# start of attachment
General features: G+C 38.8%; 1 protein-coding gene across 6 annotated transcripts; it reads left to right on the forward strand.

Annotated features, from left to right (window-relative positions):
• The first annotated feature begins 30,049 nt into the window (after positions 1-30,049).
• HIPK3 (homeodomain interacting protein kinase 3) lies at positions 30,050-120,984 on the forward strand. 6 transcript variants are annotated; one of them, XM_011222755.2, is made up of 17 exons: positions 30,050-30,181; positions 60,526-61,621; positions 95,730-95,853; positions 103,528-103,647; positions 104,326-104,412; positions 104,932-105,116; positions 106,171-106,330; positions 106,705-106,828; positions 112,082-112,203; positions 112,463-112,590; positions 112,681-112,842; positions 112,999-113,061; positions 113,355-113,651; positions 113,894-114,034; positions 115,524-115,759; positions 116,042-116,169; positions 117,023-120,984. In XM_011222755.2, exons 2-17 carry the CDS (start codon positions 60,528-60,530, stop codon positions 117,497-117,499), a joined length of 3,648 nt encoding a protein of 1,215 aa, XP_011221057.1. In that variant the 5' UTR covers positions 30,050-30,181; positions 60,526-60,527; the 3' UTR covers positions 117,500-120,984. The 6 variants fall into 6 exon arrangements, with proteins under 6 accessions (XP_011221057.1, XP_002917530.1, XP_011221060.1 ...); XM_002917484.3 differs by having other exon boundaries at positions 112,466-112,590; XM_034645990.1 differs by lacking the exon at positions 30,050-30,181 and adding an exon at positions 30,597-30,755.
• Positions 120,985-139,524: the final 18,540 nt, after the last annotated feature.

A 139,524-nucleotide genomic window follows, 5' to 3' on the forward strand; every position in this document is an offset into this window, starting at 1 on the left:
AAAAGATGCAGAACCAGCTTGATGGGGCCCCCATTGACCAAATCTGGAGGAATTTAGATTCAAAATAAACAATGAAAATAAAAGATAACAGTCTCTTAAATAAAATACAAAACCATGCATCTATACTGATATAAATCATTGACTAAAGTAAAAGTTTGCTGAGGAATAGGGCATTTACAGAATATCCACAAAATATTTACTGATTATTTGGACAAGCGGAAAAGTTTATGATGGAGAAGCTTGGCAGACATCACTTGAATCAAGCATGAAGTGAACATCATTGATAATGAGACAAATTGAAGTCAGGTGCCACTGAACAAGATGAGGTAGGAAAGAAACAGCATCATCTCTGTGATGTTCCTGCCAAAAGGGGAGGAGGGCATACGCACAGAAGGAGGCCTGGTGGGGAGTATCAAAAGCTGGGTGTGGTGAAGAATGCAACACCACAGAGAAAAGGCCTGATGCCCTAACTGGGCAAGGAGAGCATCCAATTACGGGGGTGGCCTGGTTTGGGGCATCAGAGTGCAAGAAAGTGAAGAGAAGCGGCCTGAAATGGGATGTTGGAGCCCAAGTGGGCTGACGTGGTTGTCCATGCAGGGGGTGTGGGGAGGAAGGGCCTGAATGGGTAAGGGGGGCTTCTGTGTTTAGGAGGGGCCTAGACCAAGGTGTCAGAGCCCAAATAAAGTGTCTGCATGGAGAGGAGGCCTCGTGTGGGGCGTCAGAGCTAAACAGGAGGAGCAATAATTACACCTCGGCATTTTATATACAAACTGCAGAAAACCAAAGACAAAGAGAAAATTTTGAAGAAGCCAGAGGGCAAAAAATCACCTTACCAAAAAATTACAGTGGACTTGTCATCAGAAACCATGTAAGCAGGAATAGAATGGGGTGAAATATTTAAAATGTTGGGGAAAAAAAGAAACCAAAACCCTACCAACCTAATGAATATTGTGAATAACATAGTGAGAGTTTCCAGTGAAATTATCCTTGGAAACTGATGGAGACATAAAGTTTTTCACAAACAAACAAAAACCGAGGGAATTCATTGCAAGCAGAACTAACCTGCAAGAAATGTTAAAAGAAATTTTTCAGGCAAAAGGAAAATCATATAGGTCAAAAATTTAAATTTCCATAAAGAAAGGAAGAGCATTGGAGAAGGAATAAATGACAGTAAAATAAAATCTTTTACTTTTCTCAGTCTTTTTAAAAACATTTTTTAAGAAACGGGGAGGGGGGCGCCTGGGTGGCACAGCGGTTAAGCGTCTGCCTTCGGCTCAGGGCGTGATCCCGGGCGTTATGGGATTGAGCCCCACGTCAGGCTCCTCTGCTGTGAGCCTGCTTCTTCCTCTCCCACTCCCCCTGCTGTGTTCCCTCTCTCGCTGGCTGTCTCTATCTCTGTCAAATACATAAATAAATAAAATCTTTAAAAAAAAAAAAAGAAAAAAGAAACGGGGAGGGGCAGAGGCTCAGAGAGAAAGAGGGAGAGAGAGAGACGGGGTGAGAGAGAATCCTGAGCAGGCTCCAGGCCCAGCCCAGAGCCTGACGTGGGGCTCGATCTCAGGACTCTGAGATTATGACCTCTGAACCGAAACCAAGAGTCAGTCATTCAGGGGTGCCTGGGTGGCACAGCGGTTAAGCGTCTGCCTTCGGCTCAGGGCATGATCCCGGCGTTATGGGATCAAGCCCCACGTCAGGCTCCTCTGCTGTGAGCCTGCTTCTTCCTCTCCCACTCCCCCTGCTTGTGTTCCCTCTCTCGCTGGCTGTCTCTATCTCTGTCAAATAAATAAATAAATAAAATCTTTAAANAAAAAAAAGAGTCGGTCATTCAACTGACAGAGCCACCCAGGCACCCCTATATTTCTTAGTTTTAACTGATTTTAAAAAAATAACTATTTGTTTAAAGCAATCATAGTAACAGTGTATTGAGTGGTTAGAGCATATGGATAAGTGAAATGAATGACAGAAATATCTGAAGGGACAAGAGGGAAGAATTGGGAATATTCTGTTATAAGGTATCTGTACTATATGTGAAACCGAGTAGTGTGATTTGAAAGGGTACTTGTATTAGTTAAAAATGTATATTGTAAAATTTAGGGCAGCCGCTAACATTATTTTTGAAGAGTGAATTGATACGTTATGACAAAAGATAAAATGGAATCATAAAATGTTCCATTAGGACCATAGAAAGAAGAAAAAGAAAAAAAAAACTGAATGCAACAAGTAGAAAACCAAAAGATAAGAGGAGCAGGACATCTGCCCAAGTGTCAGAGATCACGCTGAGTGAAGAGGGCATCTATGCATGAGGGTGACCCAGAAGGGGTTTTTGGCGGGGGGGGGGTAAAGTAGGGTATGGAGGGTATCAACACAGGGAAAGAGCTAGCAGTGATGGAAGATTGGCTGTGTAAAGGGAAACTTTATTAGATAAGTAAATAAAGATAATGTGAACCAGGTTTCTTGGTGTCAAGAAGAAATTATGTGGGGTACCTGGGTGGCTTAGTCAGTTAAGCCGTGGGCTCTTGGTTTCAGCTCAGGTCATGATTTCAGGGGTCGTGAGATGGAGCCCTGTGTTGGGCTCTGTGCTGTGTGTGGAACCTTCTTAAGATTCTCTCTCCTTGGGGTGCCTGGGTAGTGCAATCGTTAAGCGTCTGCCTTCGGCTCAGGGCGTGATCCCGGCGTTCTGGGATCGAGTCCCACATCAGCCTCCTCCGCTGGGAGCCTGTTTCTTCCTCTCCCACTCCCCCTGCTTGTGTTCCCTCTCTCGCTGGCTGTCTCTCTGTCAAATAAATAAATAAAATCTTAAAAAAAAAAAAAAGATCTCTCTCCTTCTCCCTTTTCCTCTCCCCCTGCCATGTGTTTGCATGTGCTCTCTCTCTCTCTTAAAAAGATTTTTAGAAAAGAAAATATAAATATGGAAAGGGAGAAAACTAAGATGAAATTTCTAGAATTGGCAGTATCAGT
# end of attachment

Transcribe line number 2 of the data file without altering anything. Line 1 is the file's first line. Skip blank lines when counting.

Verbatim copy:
Annotated features, from left to right (window-relative positions):